Flip The Switch
When concluding a coaching engagement sponsored by a client’s boss, most coaches facilitate a closing alignment call with the client and the boss. The purpose is to review the client’s growth, discuss continued areas of focus, and discern how the boss can provide on-going support.
Last week, I witnessed a client who focused almost solely on what he hadn’t accomplished and the continued areas of focus. He wanted to show his boss that he was aware of how much farther he had to go to exhibit brilliant leadership.
Whoa – wait just a minute! What about the strides he has made? What about the leadership growth he has experienced? What about the lessons he learned when he tried new things that didn’t always going exactly as planned?
For the last couple of weeks, our blogs have focused on ways we can “catch” ourselves when we negatively judge … ourselves, others, or situations; and on tactics to shift our brain from less judging to more discerning. This client of mine was judging himself for not being enough, not doing enough.
Beyond shifting from judging to discerning, I offer another type of shift: Rather than focusing on what hasn’t been accomplished, focus on what has gone right, what has been accomplished, and what has been learned from the challenges that are still challenges. In other words, don’t forget to acknowledge–and even celebrate–the many good things that happen when we stretch ourselves.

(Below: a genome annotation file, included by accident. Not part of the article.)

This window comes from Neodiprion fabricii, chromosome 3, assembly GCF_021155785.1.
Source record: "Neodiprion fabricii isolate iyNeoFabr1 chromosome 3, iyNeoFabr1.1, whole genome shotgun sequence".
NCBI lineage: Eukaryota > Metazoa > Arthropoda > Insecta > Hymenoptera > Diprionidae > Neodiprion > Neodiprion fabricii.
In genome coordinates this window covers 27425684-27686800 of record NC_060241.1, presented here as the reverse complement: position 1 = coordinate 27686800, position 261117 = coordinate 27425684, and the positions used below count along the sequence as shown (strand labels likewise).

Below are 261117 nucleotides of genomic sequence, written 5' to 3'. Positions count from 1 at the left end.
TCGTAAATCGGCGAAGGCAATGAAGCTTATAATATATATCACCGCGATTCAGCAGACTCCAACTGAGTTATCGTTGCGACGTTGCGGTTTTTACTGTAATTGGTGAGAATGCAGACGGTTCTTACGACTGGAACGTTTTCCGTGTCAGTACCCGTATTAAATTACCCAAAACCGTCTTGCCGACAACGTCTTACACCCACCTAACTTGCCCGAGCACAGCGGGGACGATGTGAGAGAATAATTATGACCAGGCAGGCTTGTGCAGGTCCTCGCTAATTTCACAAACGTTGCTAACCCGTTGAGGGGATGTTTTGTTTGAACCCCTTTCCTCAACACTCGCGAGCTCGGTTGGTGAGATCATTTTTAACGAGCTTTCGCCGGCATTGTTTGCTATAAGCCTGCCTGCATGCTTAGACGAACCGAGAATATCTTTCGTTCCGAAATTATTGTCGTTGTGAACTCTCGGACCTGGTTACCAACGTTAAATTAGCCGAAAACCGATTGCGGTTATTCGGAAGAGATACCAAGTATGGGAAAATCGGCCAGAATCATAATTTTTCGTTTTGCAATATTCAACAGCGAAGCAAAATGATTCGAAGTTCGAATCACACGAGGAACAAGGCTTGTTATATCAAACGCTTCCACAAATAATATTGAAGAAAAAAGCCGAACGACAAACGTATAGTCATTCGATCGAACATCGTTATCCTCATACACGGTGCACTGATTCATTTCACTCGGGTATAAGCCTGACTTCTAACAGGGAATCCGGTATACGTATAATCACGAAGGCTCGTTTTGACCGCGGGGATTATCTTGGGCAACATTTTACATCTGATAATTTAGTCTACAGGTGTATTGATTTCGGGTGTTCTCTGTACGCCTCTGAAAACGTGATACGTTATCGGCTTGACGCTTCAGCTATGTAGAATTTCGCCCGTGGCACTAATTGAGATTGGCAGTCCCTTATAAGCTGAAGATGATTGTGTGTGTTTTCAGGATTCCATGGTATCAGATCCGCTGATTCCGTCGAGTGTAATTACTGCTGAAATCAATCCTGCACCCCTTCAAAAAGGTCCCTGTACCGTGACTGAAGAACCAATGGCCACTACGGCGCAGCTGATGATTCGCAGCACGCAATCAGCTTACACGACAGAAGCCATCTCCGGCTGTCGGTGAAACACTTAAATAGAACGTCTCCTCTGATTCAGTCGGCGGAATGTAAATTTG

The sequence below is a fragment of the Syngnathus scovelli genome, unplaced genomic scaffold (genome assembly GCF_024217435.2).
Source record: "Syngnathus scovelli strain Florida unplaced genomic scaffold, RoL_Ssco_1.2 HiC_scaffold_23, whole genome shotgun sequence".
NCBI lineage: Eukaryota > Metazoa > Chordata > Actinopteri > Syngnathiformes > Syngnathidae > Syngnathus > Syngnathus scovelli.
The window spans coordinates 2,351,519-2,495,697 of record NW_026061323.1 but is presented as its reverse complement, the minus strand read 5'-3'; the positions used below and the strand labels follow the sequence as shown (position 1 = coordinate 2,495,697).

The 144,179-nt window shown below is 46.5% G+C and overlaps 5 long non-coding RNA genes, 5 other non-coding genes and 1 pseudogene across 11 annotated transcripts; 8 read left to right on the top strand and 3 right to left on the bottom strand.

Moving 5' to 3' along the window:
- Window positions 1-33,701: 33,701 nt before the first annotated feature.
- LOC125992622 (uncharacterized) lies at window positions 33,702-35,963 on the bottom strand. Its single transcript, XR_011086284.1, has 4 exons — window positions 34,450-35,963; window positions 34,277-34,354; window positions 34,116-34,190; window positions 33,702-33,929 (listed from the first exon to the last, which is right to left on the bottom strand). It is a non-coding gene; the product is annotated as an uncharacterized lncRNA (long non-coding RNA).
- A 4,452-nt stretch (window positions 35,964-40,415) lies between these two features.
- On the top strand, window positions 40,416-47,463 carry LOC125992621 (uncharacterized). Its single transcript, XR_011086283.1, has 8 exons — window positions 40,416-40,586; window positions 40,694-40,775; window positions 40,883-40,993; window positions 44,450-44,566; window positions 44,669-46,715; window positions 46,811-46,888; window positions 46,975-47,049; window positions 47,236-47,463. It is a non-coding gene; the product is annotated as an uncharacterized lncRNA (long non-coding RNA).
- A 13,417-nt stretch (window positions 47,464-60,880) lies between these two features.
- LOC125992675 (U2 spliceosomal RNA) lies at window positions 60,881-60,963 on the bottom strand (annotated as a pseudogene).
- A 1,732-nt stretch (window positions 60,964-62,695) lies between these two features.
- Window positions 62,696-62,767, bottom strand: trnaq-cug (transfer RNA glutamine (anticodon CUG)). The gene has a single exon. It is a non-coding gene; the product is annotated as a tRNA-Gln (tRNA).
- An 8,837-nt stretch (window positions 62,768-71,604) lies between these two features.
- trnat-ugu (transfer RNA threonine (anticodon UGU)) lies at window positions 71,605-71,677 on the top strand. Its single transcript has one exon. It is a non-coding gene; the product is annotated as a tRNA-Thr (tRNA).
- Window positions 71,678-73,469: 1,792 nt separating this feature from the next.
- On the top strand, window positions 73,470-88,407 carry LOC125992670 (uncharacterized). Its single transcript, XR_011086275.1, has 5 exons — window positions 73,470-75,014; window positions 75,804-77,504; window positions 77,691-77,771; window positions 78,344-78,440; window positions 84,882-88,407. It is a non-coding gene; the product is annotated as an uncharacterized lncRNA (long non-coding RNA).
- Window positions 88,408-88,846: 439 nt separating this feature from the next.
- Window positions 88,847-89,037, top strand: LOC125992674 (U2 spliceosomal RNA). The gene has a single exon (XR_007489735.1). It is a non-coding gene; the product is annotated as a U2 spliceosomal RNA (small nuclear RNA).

In my work with executives, I’ve noticed the concept of taking time to celebrate is foreign to most. They view their time as precious because there never seems to be enough of it; their mile-long to-do lists and the various projects they’ve undertaken consume their attention.
Taking time to celebrate what has been accomplished can decrease the tendency to judge. Take time to flip the switch and see what happens!
This Week: At the end of every day, take a few minutes and jot down what you are celebrating about how you showed up. At the end of the week, note one area where you might want to make an adjustment or change. Then, ask yourself how what you celebrated each day can support the change you want to make in the future.
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